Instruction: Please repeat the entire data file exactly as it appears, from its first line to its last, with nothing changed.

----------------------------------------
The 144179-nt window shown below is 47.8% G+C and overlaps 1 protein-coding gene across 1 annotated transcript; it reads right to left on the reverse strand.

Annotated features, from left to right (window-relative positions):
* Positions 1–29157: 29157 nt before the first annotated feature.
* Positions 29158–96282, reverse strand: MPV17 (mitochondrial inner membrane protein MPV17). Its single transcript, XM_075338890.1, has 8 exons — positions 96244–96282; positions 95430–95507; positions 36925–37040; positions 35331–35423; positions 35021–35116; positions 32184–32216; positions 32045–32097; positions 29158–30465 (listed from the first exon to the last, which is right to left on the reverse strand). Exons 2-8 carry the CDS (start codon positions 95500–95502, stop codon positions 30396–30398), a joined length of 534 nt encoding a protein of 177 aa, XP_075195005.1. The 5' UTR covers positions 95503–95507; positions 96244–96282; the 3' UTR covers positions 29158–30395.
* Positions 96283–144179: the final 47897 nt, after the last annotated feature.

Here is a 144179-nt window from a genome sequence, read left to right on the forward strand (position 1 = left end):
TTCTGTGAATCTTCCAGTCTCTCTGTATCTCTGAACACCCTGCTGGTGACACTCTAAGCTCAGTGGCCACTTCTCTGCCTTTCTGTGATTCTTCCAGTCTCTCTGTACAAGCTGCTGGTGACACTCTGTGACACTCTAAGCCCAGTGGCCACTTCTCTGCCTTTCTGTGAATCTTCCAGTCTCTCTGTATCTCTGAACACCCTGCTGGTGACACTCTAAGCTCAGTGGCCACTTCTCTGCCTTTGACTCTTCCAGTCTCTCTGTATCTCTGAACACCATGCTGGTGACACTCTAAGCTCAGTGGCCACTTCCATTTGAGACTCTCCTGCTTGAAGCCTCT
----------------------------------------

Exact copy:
The 144179-nt window shown below is 47.8% G+C and overlaps 1 protein-coding gene across 1 annotated transcript; it reads right to left on the reverse strand.

Annotated features, from left to right (window-relative positions):
* Positions 1–29157: 29157 nt before the first annotated feature.
* Positions 29158–96282, reverse strand: MPV17 (mitochondrial inner membrane protein MPV17). Its single transcript, XM_075338890.1, has 8 exons — positions 96244–96282; positions 95430–95507; positions 36925–37040; positions 35331–35423; positions 35021–35116; positions 32184–32216; positions 32045–32097; positions 29158–30465 (listed from the first exon to the last, which is right to left on the reverse strand). Exons 2-8 carry the CDS (start codon positions 95500–95502, stop codon positions 30396–30398), a joined length of 534 nt encoding a protein of 177 aa, XP_075195005.1. The 5' UTR covers positions 95503–95507; positions 96244–96282; the 3' UTR covers positions 29158–30395.
* Positions 96283–144179: the final 47897 nt, after the last annotated feature.

Here is a 144179-nt window from a genome sequence, read left to right on the forward strand (position 1 = left end):
TTCTGTGAATCTTCCAGTCTCTCTGTATCTCTGAACACCCTGCTGGTGACACTCTAAGCTCAGTGGCCACTTCTCTGCCTTTCTGTGATTCTTCCAGTCTCTCTGTACAAGCTGCTGGTGACACTCTGTGACACTCTAAGCCCAGTGGCCACTTCTCTGCCTTTCTGTGAATCTTCCAGTCTCTCTGTATCTCTGAACACCCTGCTGGTGACACTCTAAGCTCAGTGGCCACTTCTCTGCCTTTGACTCTTCCAGTCTCTCTGTATCTCTGAACACCATGCTGGTGACACTCTAAGCTCAGTGGCCACTTCCATTTGAGACTCTCCTGCTTGAAGCCTCT